The Office of the Refugee Applications Commissioner (ORAC) is the key state agency for refugee applications. In the official mission statement its role is defined as “to investigate applications from persons seeking a declaration for refugee status and to issue appropriate recommendations to the Minister for Justice and Equality”. In other words, it is ORAC that decides whether an asylum seeker will be granted the refugee status or not. Refused applicants can refer their cases to the Refugee Appeals Tribunal and ultimately to the courts.

The Irish Refugee Council had published a report in 2012 titled, “Difficult to believe: the assessment of asylum claims in Ireland”. In this report serious issues were raised regarding the extremely low levels of acceptance by ORAC and the racist, disbelieving and the dismissive attitude of the Refugee Appeals Tribunal towards the asylum seekers.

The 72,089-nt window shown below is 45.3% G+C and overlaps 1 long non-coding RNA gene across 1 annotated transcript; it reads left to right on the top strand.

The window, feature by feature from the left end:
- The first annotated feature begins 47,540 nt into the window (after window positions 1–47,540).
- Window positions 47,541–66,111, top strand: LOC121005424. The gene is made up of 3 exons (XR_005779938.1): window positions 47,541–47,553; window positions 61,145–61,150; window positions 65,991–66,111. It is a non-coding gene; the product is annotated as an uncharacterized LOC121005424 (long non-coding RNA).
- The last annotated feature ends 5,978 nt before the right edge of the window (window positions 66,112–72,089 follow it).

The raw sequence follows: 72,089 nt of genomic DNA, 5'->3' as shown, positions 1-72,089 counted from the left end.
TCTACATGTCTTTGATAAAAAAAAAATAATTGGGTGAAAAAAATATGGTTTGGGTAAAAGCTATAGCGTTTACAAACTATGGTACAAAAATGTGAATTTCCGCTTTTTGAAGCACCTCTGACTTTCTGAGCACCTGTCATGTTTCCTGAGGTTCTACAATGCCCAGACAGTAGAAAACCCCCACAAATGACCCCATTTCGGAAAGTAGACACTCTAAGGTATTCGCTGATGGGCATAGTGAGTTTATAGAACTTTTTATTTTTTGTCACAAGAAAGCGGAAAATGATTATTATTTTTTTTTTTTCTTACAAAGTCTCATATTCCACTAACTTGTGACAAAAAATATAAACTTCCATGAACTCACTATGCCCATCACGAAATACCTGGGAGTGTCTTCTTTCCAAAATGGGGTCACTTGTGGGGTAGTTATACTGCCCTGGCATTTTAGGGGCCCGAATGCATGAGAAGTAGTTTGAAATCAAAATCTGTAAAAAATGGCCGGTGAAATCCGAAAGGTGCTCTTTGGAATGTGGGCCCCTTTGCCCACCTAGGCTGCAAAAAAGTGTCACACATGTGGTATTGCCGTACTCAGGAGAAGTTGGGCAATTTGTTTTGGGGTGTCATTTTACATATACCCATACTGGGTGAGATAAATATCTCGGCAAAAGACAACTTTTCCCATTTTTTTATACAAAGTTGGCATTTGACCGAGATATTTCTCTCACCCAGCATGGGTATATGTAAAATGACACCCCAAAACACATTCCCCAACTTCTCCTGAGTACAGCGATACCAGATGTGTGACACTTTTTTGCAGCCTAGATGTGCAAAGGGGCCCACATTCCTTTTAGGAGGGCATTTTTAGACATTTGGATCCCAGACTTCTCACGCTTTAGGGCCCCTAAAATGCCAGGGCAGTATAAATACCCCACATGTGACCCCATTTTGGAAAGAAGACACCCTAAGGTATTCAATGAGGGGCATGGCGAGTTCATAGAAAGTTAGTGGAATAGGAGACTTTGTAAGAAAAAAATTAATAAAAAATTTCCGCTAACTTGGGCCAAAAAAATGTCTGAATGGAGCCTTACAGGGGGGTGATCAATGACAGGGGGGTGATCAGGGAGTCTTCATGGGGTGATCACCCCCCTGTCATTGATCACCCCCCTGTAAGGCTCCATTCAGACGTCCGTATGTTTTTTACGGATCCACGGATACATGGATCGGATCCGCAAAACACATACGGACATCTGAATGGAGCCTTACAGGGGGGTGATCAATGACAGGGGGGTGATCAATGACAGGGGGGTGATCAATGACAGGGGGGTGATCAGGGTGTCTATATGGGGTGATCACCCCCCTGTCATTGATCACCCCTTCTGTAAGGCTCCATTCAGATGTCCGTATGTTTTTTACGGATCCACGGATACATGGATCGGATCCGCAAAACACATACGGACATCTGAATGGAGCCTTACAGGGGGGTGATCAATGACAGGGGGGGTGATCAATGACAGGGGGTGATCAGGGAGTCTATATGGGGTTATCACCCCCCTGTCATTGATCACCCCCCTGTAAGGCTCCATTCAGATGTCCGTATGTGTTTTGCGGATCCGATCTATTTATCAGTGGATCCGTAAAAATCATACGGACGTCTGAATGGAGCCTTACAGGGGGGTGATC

Between 2008 and 2012 the total number vs granted applications by ORAC was as follows

YEAR TOTAL # OF APPLICATIONS GRANTED %
2008 4591 293 6.40
2009 3098 77 2.50
2010 2192 24 1.10
2011 1834 61 3.30
2012 824 31 3.76


The 'culture of disbelief' among ORAC and tribunal members are some of the symptoms of institutionalized racism in Ireland. Claiming refugee status in any country is not an illegal act, and the burden should not be only on the asylum seeker to prove his/her own circumstances to the state. The Irish state, as the facts and figures show, has a pre-determined mindset about the asylum seekers. The 'culture of disbelief' is not something that the asylum seekers should have to - or even can - deal with so that they can get a fair process and decision without having to wait for long and painful court cases.

The Irish Independent report is much more interesting than just some huge sums earned by a small number of people.